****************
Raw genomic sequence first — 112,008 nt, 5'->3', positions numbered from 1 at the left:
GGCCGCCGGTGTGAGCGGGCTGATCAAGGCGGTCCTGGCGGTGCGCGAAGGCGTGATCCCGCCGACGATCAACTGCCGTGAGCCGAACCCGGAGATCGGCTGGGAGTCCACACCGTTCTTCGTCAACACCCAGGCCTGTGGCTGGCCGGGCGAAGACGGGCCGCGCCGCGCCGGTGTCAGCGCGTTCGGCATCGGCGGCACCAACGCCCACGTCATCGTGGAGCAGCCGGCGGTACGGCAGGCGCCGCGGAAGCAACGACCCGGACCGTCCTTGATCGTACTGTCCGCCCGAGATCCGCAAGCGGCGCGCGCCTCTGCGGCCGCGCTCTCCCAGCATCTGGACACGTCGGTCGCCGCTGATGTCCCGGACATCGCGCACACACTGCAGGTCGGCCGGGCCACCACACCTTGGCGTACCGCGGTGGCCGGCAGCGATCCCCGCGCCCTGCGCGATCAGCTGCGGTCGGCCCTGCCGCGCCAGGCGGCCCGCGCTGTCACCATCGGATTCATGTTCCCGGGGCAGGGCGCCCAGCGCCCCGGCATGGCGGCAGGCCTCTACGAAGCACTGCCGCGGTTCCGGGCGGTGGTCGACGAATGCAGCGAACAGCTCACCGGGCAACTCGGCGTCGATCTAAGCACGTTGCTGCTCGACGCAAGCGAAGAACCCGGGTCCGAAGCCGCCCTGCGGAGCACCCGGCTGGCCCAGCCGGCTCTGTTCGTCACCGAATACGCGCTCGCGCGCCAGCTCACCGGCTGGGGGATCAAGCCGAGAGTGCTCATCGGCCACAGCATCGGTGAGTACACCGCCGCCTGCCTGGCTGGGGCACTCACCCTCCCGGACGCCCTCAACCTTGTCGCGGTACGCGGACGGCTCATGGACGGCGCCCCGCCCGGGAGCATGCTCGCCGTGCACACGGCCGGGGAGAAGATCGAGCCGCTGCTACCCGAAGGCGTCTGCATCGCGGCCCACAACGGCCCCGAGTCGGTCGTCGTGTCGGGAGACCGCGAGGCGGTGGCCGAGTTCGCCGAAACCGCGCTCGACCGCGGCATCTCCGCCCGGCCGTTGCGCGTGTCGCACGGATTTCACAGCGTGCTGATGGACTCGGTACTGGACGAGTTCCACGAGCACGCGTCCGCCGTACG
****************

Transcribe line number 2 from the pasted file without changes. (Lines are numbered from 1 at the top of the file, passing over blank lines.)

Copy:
GGCCGCCGGTGTGAGCGGGCTGATCAAGGCGGTCCTGGCGGTGCGCGAAGGCGTGATCCCGCCGACGATCAACTGCCGTGAGCCGAACCCGGAGATCGGCTGGGAGTCCACACCGTTCTTCGTCAACACCCAGGCCTGTGGCTGGCCGGGCGAAGACGGGCCGCGCCGCGCCGGTGTCAGCGCGTTCGGCATCGGCGGCACCAACGCCCACGTCATCGTGGAGCAGCCGGCGGTACGGCAGGCGCCGCGGAAGCAACGACCCGGACCGTCCTTGATCGTACTGTCCGCCCGAGATCCGCAAGCGGCGCGCGCCTCTGCGGCCGCGCTCTCCCAGCATCTGGACACGTCGGTCGCCGCTGATGTCCCGGACATCGCGCACACACTGCAGGTCGGCCGGGCCACCACACCTTGGCGTACCGCGGTGGCCGGCAGCGATCCCCGCGCCCTGCGCGATCAGCTGCGGTCGGCCCTGCCGCGCCAGGCGGCCCGCGCTGTCACCATCGGATTCATGTTCCCGGGGCAGGGCGCCCAGCGCCCCGGCATGGCGGCAGGCCTCTACGAAGCACTGCCGCGGTTCCGGGCGGTGGTCGACGAATGCAGCGAACAGCTCACCGGGCAACTCGGCGTCGATCTAAGCACGTTGCTGCTCGACGCAAGCGAAGAACCCGGGTCCGAAGCCGCCCTGCGGAGCACCCGGCTGGCCCAGCCGGCTCTGTTCGTCACCGAATACGCGCTCGCGCGCCAGCTCACCGGCTGGGGGATCAAGCCGAGAGTGCTCATCGGCCACAGCATCGGTGAGTACACCGCCGCCTGCCTGGCTGGGGCACTCACCCTCCCGGACGCCCTCAACCTTGTCGCGGTACGCGGACGGCTCATGGACGGCGCCCCGCCCGGGAGCATGCTCGCCGTGCACACGGCCGGGGAGAAGATCGAGCCGCTGCTACCCGAAGGCGTCTGCATCGCGGCCCACAACGGCCCCGAGTCGGTCGTCGTGTCGGGAGACCGCGAGGCGGTGGCCGAGTTCGCCGAAACCGCGCTCGACCGCGGCATCTCCGCCCGGCCGTTGCGCGTGTCGCACGGATTTCACAGCGTGCTGATGGACTCGGTACTGGACGAGTTCCACGAGCACGCGTCCGCCGTACG